Medical drug falsification mainly concerns those which are in high demand, such as antimalarials in African regions where malaria is endemic. IRD researchers (1) have examined the quality of antimalarial medicines available from informal distribution networks in Cameroon. They also assessed the impact of malaria patients’ taking these medicines, obtained on the illicit market, on their health. Self-medication is common but when it relies on supplies of poor-quality drugs it is ineffectual for controlling the disease. Quite the reverse, as it favours proliferation of treatment-resistant parasites leading to treatment failures and to people spending money futilely on health. Government measures for controlling such fraud are clearly necessary if public health is to be protected.
Large-scale diffusion and sale of medicines that do not comply with regulations or are poor in quality, especially in African countries, stems from several factors. These include: the intensification of trade, a growing demand for medical treatments or vaccines, a proliferation of small pharmaceutical industries, and inadequate regulation of manufacture and commerce of such products. Counterfeiting, which affects all classes of medical drugs, concerns mainly antibiotics and anti-parasitic drugs. This is the case of antimalarials, under high demand in African countries where malaria is endemic. This demand sustains the informal trade of false or poor quality antimalarial drugs, which is the final stage for distribution networks of counterfeit medicines that escape any control by health authorities.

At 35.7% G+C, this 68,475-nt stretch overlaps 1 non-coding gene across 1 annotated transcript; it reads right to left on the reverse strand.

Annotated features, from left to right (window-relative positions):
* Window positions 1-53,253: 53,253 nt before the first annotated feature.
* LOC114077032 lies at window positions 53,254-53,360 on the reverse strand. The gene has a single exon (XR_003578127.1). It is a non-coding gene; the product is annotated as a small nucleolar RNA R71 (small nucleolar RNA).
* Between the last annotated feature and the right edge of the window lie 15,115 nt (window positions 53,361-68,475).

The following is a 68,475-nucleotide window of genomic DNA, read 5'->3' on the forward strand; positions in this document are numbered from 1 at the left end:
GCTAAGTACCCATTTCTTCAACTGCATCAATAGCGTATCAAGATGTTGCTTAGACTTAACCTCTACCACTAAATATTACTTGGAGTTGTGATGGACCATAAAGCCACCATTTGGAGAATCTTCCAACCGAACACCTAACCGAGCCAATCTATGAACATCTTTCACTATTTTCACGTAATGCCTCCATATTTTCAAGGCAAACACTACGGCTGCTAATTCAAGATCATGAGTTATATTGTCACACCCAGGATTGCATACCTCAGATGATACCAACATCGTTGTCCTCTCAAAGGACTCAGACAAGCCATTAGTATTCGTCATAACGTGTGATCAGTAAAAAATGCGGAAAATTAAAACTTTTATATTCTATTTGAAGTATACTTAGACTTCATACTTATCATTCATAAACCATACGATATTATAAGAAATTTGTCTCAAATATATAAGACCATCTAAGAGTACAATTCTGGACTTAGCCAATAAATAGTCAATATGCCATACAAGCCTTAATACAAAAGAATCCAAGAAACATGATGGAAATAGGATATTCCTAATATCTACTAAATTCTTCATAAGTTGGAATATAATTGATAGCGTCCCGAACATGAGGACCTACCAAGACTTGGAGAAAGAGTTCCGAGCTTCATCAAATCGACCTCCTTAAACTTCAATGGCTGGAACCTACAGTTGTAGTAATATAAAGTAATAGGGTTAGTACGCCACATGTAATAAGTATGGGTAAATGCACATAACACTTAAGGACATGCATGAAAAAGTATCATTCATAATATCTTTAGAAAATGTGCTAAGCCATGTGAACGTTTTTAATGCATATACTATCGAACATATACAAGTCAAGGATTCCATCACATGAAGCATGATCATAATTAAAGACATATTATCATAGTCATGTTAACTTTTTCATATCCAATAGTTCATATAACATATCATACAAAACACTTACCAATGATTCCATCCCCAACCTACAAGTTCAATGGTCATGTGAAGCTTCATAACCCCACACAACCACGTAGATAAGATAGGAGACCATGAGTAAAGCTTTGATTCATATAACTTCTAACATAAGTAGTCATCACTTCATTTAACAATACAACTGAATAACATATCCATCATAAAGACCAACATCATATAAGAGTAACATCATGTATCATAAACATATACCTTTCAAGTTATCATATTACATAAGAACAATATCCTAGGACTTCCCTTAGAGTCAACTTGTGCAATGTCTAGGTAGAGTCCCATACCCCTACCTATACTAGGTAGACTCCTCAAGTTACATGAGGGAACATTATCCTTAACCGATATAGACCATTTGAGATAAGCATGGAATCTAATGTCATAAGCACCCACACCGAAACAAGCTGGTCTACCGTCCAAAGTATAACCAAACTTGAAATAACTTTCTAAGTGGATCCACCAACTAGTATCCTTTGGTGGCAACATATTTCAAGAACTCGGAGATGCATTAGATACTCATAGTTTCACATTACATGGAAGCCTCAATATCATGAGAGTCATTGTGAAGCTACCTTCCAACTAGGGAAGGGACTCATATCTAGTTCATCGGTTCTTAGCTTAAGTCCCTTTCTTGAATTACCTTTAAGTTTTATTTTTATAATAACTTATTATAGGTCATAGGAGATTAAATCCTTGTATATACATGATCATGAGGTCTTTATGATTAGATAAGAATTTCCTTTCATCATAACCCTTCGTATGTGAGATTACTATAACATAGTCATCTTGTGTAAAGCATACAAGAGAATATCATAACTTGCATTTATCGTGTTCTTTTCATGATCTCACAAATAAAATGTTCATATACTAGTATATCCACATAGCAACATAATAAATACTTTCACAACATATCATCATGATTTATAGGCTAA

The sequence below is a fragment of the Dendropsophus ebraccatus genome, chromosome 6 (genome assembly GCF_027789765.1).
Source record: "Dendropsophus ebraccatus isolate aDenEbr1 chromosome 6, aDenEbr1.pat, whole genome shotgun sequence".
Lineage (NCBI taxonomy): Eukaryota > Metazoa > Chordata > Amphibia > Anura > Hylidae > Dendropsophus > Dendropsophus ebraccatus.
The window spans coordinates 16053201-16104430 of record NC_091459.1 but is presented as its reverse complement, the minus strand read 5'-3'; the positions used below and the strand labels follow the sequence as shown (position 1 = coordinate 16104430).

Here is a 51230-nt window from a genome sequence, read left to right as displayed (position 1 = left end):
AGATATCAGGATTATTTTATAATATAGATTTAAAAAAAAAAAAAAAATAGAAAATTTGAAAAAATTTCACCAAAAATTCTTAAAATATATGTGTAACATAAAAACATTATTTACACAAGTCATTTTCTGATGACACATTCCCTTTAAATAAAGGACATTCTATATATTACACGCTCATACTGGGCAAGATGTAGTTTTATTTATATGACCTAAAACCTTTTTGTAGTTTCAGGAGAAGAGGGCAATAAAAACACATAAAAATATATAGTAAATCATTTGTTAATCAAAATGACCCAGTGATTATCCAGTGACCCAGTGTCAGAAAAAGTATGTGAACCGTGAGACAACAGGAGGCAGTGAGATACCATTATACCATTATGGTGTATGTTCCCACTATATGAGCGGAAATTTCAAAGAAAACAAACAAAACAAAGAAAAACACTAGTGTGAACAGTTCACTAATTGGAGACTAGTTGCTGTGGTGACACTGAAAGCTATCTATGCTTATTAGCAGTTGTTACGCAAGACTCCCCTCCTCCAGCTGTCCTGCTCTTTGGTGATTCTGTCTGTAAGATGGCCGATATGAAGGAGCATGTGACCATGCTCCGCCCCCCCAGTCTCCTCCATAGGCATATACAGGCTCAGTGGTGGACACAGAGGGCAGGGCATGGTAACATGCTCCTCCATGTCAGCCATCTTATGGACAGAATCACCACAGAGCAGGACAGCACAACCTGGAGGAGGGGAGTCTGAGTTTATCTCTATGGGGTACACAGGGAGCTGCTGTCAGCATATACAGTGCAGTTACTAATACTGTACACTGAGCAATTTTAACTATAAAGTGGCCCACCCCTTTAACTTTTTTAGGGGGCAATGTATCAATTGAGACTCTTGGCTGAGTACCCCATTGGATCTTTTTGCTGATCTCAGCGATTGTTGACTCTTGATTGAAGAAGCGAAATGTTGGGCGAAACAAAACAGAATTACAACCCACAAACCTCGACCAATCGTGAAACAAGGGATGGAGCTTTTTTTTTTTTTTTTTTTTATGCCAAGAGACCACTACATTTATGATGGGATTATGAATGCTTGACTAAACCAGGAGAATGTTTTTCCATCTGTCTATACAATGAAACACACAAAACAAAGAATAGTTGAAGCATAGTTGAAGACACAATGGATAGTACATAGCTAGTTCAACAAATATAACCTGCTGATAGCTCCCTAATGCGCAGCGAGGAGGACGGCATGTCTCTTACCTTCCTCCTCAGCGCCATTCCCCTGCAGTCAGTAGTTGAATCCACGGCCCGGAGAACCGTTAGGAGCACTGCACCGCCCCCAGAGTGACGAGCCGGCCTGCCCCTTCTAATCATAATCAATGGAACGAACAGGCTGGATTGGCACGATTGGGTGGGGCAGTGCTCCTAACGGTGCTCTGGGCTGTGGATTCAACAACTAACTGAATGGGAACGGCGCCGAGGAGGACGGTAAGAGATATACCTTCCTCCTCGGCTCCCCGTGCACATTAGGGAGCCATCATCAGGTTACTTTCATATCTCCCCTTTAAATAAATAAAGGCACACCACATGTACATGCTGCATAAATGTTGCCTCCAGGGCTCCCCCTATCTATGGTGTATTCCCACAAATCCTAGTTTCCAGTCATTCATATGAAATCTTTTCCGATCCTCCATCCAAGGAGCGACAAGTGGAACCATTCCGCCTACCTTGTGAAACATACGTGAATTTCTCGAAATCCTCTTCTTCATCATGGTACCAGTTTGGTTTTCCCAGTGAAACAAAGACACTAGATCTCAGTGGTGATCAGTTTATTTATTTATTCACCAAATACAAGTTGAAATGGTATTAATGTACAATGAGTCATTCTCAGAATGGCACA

To assess the effect this illegal sector has on malaria control, an IRD team investigated the origin and quality of several antimalarial drugs in tablet or capsule form. They were purported to contain chloroquine, quinine or a sulfadoxin-pyrimethamin mixture. These medicines were collected between 2001 and 2002 on the markets, from street vendors or patients who had obtained supplies from outside official networks, in several towns and villages in Cameroon.
Bénédicte Robert | EurekAlert!
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